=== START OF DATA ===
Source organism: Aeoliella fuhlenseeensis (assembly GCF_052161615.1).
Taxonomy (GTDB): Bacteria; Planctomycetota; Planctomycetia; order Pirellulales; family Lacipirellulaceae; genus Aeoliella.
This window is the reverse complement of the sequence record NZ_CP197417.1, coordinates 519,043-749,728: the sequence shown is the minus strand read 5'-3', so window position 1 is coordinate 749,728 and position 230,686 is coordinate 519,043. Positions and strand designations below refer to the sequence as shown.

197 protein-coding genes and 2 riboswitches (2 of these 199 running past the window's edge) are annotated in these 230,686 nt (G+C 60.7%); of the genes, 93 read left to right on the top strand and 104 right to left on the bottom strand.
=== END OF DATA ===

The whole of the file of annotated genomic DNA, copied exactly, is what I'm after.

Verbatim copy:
Source organism: Aeoliella fuhlenseeensis (assembly GCF_052161615.1).
Taxonomy (GTDB): Bacteria; Planctomycetota; Planctomycetia; order Pirellulales; family Lacipirellulaceae; genus Aeoliella.
This window is the reverse complement of the sequence record NZ_CP197417.1, coordinates 519,043-749,728: the sequence shown is the minus strand read 5'-3', so window position 1 is coordinate 749,728 and position 230,686 is coordinate 519,043. Positions and strand designations below refer to the sequence as shown.

197 protein-coding genes and 2 riboswitches (2 of these 199 running past the window's edge) are annotated in these 230,686 nt (G+C 60.7%); of the genes, 93 read left to right on the top strand and 104 right to left on the bottom strand.